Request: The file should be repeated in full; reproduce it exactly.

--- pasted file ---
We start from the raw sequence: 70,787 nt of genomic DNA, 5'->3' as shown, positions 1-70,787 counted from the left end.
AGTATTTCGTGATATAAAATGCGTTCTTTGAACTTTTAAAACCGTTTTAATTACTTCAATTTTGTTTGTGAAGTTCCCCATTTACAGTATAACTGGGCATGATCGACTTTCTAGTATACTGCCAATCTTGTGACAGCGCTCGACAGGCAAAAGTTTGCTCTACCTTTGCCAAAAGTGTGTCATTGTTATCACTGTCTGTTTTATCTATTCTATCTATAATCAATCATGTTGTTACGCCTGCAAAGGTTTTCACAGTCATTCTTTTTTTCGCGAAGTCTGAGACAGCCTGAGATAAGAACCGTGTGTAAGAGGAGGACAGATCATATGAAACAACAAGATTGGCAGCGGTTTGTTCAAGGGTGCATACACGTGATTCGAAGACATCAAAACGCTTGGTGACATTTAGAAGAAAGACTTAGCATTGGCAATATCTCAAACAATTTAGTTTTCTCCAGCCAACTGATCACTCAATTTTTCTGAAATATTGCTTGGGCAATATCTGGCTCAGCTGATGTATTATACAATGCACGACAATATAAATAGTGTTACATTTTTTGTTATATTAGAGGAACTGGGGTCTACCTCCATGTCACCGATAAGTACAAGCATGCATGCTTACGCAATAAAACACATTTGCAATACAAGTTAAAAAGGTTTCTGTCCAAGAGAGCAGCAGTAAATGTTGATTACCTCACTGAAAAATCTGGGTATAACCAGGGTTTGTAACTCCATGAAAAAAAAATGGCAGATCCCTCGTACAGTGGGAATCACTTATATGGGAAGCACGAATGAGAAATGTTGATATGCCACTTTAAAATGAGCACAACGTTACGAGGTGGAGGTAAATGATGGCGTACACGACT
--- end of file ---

We start from the raw sequence: 70,787 nt of genomic DNA, 5'->3' as shown, positions 1-70,787 counted from the left end.
AGTATTTCGTGATATAAAATGCGTTCTTTGAACTTTTAAAACCGTTTTAATTACTTCAATTTTGTTTGTGAAGTTCCCCATTTACAGTATAACTGGGCATGATCGACTTTCTAGTATACTGCCAATCTTGTGACAGCGCTCGACAGGCAAAAGTTTGCTCTACCTTTGCCAAAAGTGTGTCATTGTTATCACTGTCTGTTTTATCTATTCTATCTATAATCAATCATGTTGTTACGCCTGCAAAGGTTTTCACAGTCATTCTTTTTTTCGCGAAGTCTGAGACAGCCTGAGATAAGAACCGTGTGTAAGAGGAGGACAGATCATATGAAACAACAAGATTGGCAGCGGTTTGTTCAAGGGTGCATACACGTGATTCGAAGACATCAAAACGCTTGGTGACATTTAGAAGAAAGACTTAGCATTGGCAATATCTCAAACAATTTAGTTTTCTCCAGCCAACTGATCACTCAATTTTTCTGAAATATTGCTTGGGCAATATCTGGCTCAGCTGATGTATTATACAATGCACGACAATATAAATAGTGTTACATTTTTTGTTATATTAGAGGAACTGGGGTCTACCTCCATGTCACCGATAAGTACAAGCATGCATGCTTACGCAATAAAACACATTTGCAATACAAGTTAAAAAGGTTTCTGTCCAAGAGAGCAGCAGTAAATGTTGATTACCTCACTGAAAAATCTGGGTATAACCAGGGTTTGTAACTCCATGAAAAAAAAATGGCAGATCCCTCGTACAGTGGGAATCACTTATATGGGAAGCACGAATGAGAAATGTTGATATGCCACTTTAAAATGAGCACAACGTTACGAGGTGGAGGTAAATGATGGCGTACACGACT